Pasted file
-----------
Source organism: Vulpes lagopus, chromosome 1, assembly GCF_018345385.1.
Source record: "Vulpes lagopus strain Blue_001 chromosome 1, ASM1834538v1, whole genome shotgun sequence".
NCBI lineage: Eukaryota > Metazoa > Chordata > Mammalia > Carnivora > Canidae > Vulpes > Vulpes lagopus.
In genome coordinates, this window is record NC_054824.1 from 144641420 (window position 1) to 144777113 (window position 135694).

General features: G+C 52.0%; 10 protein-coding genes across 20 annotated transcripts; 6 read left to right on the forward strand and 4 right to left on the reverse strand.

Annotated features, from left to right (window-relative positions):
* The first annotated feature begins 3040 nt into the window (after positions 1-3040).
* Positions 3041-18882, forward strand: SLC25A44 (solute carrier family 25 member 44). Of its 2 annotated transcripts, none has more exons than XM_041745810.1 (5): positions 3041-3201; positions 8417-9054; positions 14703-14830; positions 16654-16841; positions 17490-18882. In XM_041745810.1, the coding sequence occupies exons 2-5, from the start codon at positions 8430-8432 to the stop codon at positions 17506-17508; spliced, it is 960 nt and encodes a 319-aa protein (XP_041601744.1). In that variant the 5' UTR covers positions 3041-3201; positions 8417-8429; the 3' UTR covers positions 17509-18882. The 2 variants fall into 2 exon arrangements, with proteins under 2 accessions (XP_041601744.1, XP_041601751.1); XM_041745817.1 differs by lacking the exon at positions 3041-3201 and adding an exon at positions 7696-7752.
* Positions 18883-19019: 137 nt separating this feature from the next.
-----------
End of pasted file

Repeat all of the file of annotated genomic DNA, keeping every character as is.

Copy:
Source organism: Vulpes lagopus, chromosome 1, assembly GCF_018345385.1.
Source record: "Vulpes lagopus strain Blue_001 chromosome 1, ASM1834538v1, whole genome shotgun sequence".
NCBI lineage: Eukaryota > Metazoa > Chordata > Mammalia > Carnivora > Canidae > Vulpes > Vulpes lagopus.
In genome coordinates, this window is record NC_054824.1 from 144641420 (window position 1) to 144777113 (window position 135694).

General features: G+C 52.0%; 10 protein-coding genes across 20 annotated transcripts; 6 read left to right on the forward strand and 4 right to left on the reverse strand.

Annotated features, from left to right (window-relative positions):
* The first annotated feature begins 3040 nt into the window (after positions 1-3040).
* Positions 3041-18882, forward strand: SLC25A44 (solute carrier family 25 member 44). Of its 2 annotated transcripts, none has more exons than XM_041745810.1 (5): positions 3041-3201; positions 8417-9054; positions 14703-14830; positions 16654-16841; positions 17490-18882. In XM_041745810.1, the coding sequence occupies exons 2-5, from the start codon at positions 8430-8432 to the stop codon at positions 17506-17508; spliced, it is 960 nt and encodes a 319-aa protein (XP_041601744.1). In that variant the 5' UTR covers positions 3041-3201; positions 8417-8429; the 3' UTR covers positions 17509-18882. The 2 variants fall into 2 exon arrangements, with proteins under 2 accessions (XP_041601744.1, XP_041601751.1); XM_041745817.1 differs by lacking the exon at positions 3041-3201 and adding an exon at positions 7696-7752.
* Positions 18883-19019: 137 nt separating this feature from the next.